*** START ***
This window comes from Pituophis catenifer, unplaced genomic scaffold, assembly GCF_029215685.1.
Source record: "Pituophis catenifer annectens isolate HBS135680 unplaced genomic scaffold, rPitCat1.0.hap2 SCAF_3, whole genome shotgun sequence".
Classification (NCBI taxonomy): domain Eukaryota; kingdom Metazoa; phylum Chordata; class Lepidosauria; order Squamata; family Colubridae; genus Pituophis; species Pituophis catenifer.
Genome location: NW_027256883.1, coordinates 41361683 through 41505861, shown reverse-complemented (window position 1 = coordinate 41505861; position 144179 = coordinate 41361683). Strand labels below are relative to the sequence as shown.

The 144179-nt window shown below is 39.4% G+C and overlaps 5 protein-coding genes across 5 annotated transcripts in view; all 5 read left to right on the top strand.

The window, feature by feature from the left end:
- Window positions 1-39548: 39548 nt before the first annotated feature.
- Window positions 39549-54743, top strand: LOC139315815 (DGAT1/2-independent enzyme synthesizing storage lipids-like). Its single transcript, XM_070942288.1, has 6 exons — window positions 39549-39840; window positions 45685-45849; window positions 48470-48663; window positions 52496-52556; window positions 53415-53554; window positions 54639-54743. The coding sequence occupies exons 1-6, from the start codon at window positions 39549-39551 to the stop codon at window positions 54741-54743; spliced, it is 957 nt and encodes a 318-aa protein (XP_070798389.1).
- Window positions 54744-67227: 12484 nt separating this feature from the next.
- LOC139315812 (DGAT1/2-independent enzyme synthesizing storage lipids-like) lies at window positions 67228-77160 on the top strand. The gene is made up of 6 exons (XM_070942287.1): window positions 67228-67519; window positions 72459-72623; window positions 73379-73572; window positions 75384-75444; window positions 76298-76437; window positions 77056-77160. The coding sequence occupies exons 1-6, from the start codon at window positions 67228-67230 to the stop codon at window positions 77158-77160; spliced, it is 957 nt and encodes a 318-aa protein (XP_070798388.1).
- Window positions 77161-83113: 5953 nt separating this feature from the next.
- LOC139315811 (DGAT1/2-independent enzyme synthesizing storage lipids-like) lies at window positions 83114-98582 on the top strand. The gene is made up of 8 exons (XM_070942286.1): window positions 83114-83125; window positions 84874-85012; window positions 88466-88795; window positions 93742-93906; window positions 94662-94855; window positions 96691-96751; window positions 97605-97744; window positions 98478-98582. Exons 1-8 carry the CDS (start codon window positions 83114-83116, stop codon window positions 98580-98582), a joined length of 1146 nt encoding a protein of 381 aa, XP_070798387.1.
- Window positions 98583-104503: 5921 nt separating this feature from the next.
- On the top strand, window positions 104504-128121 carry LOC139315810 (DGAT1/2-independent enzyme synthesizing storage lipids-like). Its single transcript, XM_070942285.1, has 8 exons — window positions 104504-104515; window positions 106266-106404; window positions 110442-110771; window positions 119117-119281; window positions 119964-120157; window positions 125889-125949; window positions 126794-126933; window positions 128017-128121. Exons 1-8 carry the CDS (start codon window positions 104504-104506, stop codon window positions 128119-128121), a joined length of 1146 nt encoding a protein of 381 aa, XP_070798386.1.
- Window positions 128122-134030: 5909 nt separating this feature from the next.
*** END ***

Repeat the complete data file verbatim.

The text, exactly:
This window comes from Pituophis catenifer, unplaced genomic scaffold, assembly GCF_029215685.1.
Source record: "Pituophis catenifer annectens isolate HBS135680 unplaced genomic scaffold, rPitCat1.0.hap2 SCAF_3, whole genome shotgun sequence".
Classification (NCBI taxonomy): domain Eukaryota; kingdom Metazoa; phylum Chordata; class Lepidosauria; order Squamata; family Colubridae; genus Pituophis; species Pituophis catenifer.
Genome location: NW_027256883.1, coordinates 41361683 through 41505861, shown reverse-complemented (window position 1 = coordinate 41505861; position 144179 = coordinate 41361683). Strand labels below are relative to the sequence as shown.

The 144179-nt window shown below is 39.4% G+C and overlaps 5 protein-coding genes across 5 annotated transcripts in view; all 5 read left to right on the top strand.

The window, feature by feature from the left end:
- Window positions 1-39548: 39548 nt before the first annotated feature.
- Window positions 39549-54743, top strand: LOC139315815 (DGAT1/2-independent enzyme synthesizing storage lipids-like). Its single transcript, XM_070942288.1, has 6 exons — window positions 39549-39840; window positions 45685-45849; window positions 48470-48663; window positions 52496-52556; window positions 53415-53554; window positions 54639-54743. The coding sequence occupies exons 1-6, from the start codon at window positions 39549-39551 to the stop codon at window positions 54741-54743; spliced, it is 957 nt and encodes a 318-aa protein (XP_070798389.1).
- Window positions 54744-67227: 12484 nt separating this feature from the next.
- LOC139315812 (DGAT1/2-independent enzyme synthesizing storage lipids-like) lies at window positions 67228-77160 on the top strand. The gene is made up of 6 exons (XM_070942287.1): window positions 67228-67519; window positions 72459-72623; window positions 73379-73572; window positions 75384-75444; window positions 76298-76437; window positions 77056-77160. The coding sequence occupies exons 1-6, from the start codon at window positions 67228-67230 to the stop codon at window positions 77158-77160; spliced, it is 957 nt and encodes a 318-aa protein (XP_070798388.1).
- Window positions 77161-83113: 5953 nt separating this feature from the next.
- LOC139315811 (DGAT1/2-independent enzyme synthesizing storage lipids-like) lies at window positions 83114-98582 on the top strand. The gene is made up of 8 exons (XM_070942286.1): window positions 83114-83125; window positions 84874-85012; window positions 88466-88795; window positions 93742-93906; window positions 94662-94855; window positions 96691-96751; window positions 97605-97744; window positions 98478-98582. Exons 1-8 carry the CDS (start codon window positions 83114-83116, stop codon window positions 98580-98582), a joined length of 1146 nt encoding a protein of 381 aa, XP_070798387.1.
- Window positions 98583-104503: 5921 nt separating this feature from the next.
- On the top strand, window positions 104504-128121 carry LOC139315810 (DGAT1/2-independent enzyme synthesizing storage lipids-like). Its single transcript, XM_070942285.1, has 8 exons — window positions 104504-104515; window positions 106266-106404; window positions 110442-110771; window positions 119117-119281; window positions 119964-120157; window positions 125889-125949; window positions 126794-126933; window positions 128017-128121. Exons 1-8 carry the CDS (start codon window positions 104504-104506, stop codon window positions 128119-128121), a joined length of 1146 nt encoding a protein of 381 aa, XP_070798386.1.
- Window positions 128122-134030: 5909 nt separating this feature from the next.